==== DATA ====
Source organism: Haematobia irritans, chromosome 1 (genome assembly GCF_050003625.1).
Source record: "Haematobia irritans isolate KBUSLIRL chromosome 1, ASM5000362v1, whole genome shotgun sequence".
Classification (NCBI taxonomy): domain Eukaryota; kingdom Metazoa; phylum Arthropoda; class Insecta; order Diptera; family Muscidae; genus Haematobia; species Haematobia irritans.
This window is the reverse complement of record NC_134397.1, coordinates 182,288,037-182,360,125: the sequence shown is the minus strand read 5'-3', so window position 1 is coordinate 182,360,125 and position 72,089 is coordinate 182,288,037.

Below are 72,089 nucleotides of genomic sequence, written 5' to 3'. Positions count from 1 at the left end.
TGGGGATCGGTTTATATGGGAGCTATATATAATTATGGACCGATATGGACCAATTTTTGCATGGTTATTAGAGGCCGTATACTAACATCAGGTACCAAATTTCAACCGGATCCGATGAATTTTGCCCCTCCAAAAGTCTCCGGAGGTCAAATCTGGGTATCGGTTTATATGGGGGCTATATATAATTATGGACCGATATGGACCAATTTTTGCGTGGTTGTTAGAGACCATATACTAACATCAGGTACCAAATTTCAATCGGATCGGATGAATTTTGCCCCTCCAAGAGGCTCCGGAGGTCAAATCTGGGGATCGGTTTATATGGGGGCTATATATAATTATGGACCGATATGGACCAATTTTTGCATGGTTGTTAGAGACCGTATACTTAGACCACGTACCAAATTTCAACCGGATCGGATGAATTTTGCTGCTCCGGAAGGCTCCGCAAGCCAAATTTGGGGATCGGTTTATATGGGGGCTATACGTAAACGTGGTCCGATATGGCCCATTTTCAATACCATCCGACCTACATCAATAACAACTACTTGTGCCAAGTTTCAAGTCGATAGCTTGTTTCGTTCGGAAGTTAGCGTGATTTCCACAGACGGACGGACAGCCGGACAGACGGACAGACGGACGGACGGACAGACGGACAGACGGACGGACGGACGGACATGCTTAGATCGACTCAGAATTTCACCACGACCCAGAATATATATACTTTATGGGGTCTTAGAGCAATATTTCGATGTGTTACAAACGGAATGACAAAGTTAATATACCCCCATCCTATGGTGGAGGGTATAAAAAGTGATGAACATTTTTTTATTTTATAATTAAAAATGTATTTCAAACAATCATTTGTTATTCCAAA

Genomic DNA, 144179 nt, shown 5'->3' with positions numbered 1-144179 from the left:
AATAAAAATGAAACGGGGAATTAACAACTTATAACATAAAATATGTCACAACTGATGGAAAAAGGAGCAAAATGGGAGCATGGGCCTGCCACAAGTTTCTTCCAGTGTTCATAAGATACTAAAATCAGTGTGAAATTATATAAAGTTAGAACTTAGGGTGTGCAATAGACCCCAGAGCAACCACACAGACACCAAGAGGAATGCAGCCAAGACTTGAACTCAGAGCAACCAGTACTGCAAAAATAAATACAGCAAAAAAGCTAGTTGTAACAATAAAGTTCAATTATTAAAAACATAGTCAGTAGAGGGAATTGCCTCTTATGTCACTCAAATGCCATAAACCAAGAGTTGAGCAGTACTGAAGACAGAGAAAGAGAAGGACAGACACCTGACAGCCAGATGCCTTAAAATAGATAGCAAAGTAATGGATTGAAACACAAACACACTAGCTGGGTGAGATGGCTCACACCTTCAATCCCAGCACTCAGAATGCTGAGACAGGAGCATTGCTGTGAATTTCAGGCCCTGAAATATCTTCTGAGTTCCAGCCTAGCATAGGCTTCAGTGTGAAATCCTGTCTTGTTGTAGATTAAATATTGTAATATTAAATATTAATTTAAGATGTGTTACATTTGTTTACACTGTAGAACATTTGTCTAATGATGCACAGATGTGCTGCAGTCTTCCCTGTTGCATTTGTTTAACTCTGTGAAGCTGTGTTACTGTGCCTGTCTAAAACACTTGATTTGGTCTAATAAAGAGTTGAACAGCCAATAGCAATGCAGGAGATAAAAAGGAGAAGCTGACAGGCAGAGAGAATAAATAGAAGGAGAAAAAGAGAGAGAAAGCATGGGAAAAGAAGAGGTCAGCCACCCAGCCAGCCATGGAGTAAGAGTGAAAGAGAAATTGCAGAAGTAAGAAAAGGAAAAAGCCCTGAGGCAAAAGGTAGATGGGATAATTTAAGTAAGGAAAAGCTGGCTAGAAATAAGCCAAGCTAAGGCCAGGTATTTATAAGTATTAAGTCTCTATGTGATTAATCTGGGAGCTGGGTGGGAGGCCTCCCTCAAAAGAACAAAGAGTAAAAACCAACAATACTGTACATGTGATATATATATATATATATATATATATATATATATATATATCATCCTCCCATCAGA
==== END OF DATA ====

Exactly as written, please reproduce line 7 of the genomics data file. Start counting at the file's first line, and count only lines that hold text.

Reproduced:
Genomic DNA, 144179 nt, shown 5'->3' with positions numbered 1-144179 from the left: